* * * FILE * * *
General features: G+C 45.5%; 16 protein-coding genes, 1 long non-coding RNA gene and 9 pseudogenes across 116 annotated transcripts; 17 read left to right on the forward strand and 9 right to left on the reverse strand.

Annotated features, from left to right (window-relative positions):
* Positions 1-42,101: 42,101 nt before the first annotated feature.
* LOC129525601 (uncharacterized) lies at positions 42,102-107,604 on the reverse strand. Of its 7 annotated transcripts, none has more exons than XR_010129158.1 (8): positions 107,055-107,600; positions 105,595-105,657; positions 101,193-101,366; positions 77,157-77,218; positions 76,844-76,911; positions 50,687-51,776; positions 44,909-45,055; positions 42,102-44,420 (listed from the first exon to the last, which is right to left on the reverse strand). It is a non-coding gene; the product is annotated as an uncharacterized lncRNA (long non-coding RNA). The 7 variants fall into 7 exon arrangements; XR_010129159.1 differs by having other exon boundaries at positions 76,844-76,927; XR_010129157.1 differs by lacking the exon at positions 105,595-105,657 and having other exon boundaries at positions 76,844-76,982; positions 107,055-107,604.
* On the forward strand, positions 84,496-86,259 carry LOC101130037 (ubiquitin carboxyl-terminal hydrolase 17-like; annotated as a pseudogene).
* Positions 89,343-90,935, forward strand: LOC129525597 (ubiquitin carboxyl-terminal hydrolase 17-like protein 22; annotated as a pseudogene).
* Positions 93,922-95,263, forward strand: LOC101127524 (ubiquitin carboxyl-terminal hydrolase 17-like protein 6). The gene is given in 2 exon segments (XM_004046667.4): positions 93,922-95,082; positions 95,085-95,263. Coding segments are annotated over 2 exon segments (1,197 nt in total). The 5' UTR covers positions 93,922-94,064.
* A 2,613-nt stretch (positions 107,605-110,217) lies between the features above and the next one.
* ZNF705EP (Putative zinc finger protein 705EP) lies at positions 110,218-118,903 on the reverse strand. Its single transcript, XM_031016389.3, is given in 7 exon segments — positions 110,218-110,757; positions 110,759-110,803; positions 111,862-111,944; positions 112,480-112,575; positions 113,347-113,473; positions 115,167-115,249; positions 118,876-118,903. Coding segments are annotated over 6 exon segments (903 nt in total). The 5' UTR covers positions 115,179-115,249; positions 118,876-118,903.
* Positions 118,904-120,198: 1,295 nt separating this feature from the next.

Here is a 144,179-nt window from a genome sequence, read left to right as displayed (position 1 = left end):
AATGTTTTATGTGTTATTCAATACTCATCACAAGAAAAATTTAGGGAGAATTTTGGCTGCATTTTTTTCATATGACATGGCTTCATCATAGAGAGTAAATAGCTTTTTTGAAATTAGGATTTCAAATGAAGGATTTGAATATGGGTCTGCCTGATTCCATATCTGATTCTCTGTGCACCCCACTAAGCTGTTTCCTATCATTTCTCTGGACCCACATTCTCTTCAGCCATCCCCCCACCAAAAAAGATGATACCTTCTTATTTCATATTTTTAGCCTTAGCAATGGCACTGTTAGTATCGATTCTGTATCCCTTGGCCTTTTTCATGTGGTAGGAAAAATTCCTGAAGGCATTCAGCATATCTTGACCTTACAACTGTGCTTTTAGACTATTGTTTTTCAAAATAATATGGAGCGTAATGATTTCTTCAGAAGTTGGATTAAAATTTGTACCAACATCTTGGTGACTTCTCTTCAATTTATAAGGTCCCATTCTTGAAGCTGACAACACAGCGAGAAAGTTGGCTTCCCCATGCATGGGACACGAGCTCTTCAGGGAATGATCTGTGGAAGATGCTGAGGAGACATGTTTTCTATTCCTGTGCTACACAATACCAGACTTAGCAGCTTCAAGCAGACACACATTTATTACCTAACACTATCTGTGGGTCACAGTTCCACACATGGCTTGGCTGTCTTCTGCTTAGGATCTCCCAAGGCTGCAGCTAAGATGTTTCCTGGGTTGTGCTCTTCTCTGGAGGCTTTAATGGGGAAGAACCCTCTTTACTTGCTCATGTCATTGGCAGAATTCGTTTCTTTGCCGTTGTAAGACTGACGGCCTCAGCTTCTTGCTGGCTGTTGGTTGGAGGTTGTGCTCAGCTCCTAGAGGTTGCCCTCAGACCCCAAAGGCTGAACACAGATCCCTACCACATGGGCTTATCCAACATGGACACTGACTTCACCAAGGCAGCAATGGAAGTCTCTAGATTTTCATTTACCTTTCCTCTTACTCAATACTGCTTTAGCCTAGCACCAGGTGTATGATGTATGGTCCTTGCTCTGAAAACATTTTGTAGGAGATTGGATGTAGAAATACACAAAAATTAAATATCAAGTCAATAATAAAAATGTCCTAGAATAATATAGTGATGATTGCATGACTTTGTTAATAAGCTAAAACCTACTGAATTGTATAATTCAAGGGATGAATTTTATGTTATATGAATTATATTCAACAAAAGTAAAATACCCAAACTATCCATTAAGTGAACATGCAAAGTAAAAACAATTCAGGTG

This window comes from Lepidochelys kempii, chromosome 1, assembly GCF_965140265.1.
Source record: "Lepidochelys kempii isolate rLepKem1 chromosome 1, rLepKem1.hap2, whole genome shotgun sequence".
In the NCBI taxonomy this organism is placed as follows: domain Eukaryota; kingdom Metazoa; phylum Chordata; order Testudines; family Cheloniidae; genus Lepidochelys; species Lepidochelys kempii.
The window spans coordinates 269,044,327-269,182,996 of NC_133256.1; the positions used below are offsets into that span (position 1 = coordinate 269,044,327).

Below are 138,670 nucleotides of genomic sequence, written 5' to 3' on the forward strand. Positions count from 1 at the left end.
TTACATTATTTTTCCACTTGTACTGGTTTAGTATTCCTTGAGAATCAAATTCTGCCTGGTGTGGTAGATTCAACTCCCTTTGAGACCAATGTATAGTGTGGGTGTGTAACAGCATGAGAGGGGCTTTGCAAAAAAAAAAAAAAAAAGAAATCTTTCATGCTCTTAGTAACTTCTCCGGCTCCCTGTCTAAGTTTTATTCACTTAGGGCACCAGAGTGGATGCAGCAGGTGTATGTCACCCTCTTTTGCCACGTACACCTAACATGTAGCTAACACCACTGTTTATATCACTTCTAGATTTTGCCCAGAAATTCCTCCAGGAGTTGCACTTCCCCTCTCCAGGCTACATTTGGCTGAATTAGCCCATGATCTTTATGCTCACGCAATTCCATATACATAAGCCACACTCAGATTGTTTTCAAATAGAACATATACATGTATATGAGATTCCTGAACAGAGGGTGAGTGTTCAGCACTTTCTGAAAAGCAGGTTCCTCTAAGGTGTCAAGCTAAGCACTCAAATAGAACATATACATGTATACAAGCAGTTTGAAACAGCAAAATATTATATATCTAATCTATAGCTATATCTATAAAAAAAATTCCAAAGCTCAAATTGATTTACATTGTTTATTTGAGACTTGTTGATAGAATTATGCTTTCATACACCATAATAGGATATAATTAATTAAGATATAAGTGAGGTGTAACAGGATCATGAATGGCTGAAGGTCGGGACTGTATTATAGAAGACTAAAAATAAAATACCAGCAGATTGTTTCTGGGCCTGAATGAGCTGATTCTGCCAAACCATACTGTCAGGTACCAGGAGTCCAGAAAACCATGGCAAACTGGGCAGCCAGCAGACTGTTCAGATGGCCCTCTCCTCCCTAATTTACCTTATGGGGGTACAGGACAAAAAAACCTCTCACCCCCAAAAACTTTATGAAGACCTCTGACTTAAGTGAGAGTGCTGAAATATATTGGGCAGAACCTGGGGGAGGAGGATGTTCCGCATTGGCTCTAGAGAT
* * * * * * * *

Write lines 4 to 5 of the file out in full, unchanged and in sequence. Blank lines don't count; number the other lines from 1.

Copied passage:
* LOC129525601 (uncharacterized) lies at positions 42,102-107,604 on the reverse strand. Of its 7 annotated transcripts, none has more exons than XR_010129158.1 (8): positions 107,055-107,600; positions 105,595-105,657; positions 101,193-101,366; positions 77,157-77,218; positions 76,844-76,911; positions 50,687-51,776; positions 44,909-45,055; positions 42,102-44,420 (listed from the first exon to the last, which is right to left on the reverse strand). It is a non-coding gene; the product is annotated as an uncharacterized lncRNA (long non-coding RNA). The 7 variants fall into 7 exon arrangements; XR_010129159.1 differs by having other exon boundaries at positions 76,844-76,927; XR_010129157.1 differs by lacking the exon at positions 105,595-105,657 and having other exon boundaries at positions 76,844-76,982; positions 107,055-107,604.
* On the forward strand, positions 84,496-86,259 carry LOC101130037 (ubiquitin carboxyl-terminal hydrolase 17-like; annotated as a pseudogene).